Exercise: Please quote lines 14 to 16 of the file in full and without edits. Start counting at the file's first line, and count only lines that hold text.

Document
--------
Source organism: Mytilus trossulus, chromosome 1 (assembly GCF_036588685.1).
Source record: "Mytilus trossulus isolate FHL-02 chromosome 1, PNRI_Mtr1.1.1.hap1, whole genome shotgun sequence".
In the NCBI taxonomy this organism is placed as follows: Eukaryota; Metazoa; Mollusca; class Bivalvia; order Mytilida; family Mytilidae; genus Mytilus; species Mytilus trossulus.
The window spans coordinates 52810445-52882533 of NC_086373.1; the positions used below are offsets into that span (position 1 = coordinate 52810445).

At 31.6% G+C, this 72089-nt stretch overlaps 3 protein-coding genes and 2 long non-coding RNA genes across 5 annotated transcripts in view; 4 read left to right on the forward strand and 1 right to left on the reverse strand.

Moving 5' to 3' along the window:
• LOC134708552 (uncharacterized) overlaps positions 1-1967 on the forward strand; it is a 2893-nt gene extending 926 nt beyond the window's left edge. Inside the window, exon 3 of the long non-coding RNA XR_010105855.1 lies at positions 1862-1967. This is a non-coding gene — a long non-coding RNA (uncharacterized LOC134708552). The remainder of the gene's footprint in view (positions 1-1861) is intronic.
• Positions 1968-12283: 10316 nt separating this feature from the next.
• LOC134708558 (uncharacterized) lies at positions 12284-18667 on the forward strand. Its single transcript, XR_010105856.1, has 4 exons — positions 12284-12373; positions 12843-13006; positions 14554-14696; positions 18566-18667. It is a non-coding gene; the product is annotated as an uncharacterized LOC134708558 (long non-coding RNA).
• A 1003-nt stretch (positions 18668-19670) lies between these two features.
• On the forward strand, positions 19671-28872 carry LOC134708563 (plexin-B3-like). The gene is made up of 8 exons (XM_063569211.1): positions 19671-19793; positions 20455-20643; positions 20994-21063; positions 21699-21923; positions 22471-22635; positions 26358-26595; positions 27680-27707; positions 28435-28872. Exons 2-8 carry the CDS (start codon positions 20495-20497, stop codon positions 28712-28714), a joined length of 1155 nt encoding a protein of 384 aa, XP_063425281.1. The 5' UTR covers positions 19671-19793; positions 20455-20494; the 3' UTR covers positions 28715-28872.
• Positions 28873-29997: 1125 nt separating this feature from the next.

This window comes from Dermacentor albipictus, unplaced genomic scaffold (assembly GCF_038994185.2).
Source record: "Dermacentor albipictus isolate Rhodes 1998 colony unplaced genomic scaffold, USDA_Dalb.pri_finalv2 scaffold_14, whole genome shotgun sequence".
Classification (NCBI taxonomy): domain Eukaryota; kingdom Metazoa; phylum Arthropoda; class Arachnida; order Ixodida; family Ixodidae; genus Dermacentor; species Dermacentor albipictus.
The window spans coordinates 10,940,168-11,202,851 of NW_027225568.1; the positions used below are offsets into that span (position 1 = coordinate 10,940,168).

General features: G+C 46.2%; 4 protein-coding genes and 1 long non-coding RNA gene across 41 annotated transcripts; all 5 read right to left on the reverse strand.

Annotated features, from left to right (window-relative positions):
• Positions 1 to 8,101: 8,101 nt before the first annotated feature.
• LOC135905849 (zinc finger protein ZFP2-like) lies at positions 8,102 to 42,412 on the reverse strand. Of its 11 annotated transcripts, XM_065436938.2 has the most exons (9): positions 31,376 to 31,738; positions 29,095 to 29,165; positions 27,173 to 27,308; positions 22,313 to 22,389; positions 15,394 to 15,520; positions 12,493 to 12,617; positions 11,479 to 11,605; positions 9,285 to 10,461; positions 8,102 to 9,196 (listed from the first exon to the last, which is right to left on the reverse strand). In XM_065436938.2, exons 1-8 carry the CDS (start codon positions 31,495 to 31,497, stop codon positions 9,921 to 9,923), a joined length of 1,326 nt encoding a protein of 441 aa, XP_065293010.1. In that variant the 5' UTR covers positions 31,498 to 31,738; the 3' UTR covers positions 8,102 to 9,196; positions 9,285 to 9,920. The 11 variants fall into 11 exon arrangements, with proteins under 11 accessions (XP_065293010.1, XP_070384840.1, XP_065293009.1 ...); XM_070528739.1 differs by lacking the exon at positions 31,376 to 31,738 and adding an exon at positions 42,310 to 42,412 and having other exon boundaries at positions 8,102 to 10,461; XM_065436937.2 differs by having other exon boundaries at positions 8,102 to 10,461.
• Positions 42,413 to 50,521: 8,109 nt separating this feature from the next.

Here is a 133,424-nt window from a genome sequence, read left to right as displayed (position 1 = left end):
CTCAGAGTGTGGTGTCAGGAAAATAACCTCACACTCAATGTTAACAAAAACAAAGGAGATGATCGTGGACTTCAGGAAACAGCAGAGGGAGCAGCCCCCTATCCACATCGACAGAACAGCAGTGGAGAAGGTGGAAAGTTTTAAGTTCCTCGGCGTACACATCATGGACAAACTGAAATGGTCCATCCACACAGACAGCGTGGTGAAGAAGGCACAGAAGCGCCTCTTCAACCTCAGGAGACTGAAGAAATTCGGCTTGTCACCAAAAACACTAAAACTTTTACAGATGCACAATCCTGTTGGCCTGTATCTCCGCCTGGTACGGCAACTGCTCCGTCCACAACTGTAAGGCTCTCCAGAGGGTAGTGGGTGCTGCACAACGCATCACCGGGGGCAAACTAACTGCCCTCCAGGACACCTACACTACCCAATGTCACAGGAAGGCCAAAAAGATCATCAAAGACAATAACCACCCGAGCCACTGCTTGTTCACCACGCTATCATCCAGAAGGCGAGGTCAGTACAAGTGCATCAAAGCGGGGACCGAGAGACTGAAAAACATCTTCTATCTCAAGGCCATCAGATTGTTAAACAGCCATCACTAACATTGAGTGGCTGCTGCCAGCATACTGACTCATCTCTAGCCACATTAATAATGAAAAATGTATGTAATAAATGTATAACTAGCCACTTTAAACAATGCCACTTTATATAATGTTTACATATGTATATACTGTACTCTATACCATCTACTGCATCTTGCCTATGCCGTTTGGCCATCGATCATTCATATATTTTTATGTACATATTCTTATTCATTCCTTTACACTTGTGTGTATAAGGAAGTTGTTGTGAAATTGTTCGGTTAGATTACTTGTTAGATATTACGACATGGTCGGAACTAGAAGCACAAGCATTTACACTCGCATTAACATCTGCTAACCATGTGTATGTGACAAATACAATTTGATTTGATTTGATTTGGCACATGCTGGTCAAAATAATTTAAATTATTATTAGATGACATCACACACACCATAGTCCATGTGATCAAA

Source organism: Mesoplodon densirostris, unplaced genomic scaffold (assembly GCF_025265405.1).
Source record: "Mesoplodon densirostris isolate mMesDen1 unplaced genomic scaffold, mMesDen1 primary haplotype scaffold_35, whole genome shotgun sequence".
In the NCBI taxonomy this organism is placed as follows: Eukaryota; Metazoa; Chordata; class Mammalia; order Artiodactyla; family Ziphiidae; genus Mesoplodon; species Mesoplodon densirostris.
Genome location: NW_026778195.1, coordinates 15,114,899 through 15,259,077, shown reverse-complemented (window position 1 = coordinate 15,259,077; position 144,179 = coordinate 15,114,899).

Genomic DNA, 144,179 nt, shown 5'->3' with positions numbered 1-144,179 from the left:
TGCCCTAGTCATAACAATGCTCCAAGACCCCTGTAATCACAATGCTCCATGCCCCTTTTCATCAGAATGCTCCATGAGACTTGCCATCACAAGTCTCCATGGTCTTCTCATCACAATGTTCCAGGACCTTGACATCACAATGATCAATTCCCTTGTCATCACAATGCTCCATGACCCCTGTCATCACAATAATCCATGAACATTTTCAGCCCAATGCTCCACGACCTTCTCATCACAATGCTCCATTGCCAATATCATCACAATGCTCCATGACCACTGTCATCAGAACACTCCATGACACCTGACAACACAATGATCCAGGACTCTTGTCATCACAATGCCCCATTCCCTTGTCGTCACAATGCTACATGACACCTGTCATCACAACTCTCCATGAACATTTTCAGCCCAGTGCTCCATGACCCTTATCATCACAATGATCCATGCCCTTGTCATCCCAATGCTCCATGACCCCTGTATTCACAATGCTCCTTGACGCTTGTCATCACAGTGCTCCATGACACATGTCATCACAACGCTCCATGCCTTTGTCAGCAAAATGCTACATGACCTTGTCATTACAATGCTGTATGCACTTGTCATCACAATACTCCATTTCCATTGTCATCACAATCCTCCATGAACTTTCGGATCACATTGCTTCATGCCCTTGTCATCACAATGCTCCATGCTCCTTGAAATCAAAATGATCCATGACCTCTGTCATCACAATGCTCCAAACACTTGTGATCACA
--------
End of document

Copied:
Source record: "Dermacentor albipictus isolate Rhodes 1998 colony unplaced genomic scaffold, USDA_Dalb.pri_finalv2 scaffold_14, whole genome shotgun sequence".
Classification (NCBI taxonomy): domain Eukaryota; kingdom Metazoa; phylum Arthropoda; class Arachnida; order Ixodida; family Ixodidae; genus Dermacentor; species Dermacentor albipictus.
The window spans coordinates 10,940,168-11,202,851 of NW_027225568.1; the positions used below are offsets into that span (position 1 = coordinate 10,940,168).